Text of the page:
Oka Kapassa Festival celebrates connection and kindness

TUSCUMBIA, Ala. (AP) — The sound of rhythmic drumming and tribal chants pervaded Spring Park on Saturday (Sept. 14) morning during the public day of the 19th annual Oka Kapassa Festival.

The sun shone down on festival goers as they gathered around the arena to watch the Chickasaw Nation dance troupe perform a variety of native dances to songs from the Southern Pine Singers.

The announcer said the festival is like a homecoming to them.

"I appreciate everyone who travels to be a part of this festival — everyone who remembers the kindness of the city a long time ago, and everyone who comes to say, 'I want to be a part of this and be a part of what happened a long time ago,'" Tuscumbia Mayor Kerry Underwood said during a welcoming ceremony.

In addition to the Chickasaw, the festival had representation from Choctaw, Cherokee, Creek, Seminole, Navajo and Lakota tribal nations and more.

At the information booth, a candle burned in honor of Johnnie Ruth Maney, a Cherokee woman and "dear friend of Oka Kapassa" who died last year.

"She was here for several years sharing her crafts and culture, so we just wanted to take a moment to remember her," said festival Chairman Terry McGee.

Officials honored her life during the welcoming ceremony and presented a gift basket to her family on behalf of the city.

The family, in turn, called the gesture "an honor" and offered a piece of handmade pottery to the festival committee.

It was just one reflection of connecting, which Underwood designated as the word of the day.

"A long time ago, Tuscumbia connected with Native Americans during the time of the Trail of Tears," he said. "There was a connection there where we said, 'It's not fair what's happening to you. We want to make things better.'

"That connection has lasted all these years, and I'm appreciative of the fact that every year, we come back and say we will remember Cold Water. We will remember the kindness of the people in Tuscumbia, and we continue that connection we have with Native Americans."

It was also a day of connection between Native Americans and non-Native attendees.

Some attended the festival for the entertainment, some to learn the history behind Tuscumbia's role in the Removal, and others to interact with tribes with which they share some ancestry.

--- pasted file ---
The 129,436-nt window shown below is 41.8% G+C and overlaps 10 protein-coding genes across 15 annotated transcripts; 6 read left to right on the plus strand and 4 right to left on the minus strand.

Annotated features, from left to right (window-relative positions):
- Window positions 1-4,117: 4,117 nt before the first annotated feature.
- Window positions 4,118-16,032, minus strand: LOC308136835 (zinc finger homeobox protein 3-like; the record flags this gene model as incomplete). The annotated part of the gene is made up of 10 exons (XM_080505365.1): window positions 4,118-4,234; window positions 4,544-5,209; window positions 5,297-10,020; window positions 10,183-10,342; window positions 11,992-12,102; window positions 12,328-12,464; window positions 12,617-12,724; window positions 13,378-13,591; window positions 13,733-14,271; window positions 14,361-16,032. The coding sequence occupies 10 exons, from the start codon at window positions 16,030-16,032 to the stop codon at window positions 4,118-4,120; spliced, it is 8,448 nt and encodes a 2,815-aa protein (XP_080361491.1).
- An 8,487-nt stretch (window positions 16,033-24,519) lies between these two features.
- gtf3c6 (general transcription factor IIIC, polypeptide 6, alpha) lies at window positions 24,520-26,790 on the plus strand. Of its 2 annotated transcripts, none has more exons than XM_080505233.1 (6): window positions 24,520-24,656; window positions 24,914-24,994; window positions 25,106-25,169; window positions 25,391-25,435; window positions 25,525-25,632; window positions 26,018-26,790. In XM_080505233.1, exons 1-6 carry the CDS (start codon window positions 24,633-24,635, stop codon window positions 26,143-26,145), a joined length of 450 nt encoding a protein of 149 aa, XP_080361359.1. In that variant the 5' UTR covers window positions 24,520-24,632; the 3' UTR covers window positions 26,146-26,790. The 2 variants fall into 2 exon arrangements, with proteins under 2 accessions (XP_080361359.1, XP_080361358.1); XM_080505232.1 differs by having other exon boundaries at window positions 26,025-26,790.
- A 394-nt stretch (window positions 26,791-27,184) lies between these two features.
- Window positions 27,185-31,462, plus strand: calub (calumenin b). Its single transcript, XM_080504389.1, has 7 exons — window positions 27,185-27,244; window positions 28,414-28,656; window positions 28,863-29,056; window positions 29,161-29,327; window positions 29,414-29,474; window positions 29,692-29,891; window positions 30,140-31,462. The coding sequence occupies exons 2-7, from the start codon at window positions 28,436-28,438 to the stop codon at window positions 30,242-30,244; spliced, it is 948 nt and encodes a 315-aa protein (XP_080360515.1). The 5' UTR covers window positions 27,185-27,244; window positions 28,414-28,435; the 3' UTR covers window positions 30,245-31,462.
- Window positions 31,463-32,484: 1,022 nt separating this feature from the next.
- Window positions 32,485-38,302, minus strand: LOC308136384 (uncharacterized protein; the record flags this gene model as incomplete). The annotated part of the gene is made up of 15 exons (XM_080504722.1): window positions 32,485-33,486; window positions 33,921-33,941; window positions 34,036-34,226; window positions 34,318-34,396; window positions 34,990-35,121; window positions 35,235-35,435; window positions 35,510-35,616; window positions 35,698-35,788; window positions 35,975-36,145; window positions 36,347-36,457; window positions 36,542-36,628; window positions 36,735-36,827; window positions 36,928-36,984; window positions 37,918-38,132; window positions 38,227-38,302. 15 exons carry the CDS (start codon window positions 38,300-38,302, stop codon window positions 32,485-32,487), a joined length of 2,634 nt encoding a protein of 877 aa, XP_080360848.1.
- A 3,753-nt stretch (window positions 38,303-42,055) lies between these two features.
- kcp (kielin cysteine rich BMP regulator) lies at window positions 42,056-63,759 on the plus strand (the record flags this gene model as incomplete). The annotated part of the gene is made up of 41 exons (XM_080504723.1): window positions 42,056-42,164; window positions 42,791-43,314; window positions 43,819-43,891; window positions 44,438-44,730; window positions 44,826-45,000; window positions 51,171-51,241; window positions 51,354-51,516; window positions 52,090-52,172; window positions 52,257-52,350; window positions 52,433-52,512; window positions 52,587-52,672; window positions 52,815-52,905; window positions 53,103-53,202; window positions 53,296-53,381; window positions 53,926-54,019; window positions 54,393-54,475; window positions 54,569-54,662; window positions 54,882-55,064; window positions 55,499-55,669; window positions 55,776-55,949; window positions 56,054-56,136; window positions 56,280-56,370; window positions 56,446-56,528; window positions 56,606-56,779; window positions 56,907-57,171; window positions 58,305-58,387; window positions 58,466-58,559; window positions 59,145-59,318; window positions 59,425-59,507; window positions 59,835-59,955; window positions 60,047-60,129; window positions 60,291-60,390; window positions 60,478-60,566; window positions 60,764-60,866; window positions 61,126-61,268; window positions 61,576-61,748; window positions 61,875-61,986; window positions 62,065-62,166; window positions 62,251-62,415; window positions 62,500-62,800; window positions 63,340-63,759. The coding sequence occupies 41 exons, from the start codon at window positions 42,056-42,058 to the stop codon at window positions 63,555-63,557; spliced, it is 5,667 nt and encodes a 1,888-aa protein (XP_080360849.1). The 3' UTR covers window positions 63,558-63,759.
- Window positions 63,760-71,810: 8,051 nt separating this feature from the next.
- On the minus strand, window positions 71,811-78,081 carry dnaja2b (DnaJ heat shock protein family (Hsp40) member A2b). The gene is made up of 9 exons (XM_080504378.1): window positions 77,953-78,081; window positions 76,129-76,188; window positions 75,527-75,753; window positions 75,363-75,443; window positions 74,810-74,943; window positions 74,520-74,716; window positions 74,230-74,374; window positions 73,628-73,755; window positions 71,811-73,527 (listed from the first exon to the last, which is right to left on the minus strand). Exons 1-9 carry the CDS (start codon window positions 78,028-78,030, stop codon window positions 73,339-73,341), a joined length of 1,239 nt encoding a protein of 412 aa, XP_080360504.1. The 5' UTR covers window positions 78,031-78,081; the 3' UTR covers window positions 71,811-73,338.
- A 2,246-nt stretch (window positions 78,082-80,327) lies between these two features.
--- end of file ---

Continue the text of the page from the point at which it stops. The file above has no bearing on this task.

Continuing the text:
This was the case for Shoals resident Rene' Anderson, who accepted an open invitation to the crowd to join in a traditional dance with the Chickasaw troupe.

"We have Cherokee in our family, so I try to come," she said. "I'm just trying to learn as much as I can. What better place?"

Both she and Marilyn Manset, another attendee who joined in the dance, said they loved the experience.

Manset, who came with her granddaughter, said the festival is a great chance to experience living history for all ages.

"I'm really glad they do this," she said.

At noon, Micah Swimmer entered the arena to perform traditional dances with his Cherokee Wolfland Dance Troupe. Swimmer has traveled to the festival at least four times from Cherokee, North Carolina.

When he wasn't dancing, he facilitated a booth that sold arrowhead necklaces and wooden coins and displayed tribal garb — such as a bear pelt. He also wrote visitors' names in Eastern Band Cherokee on a paper feather.

He said Oka Kapassa provides a great opportunity to educate young people about southeastern native American tribes.

"Everybody's nice down here," he said. "What I really like is that a lot of people from down here are trying to get the correct history out into the communities and the area so people know exactly the events that happened and took place here. I really like that people are interested in learning the authentic history and the culture and putting it out there for people to learn and understand."

McGee had shared a similar sentiment earlier.

"We cannot tell the story of Alabama without Alabama's first people," he said. "(Tuscumbia) is documented as one of the only places that during the Removal, the townspeople came down and fed and clothed and gave blankets to these people while they were waiting for the barges at Tuscumbia Landing. It's unique.

"We were on the right side of history. It was something we should be very proud of."

___

Information from: TimesDaily, http://www.timesdaily.com/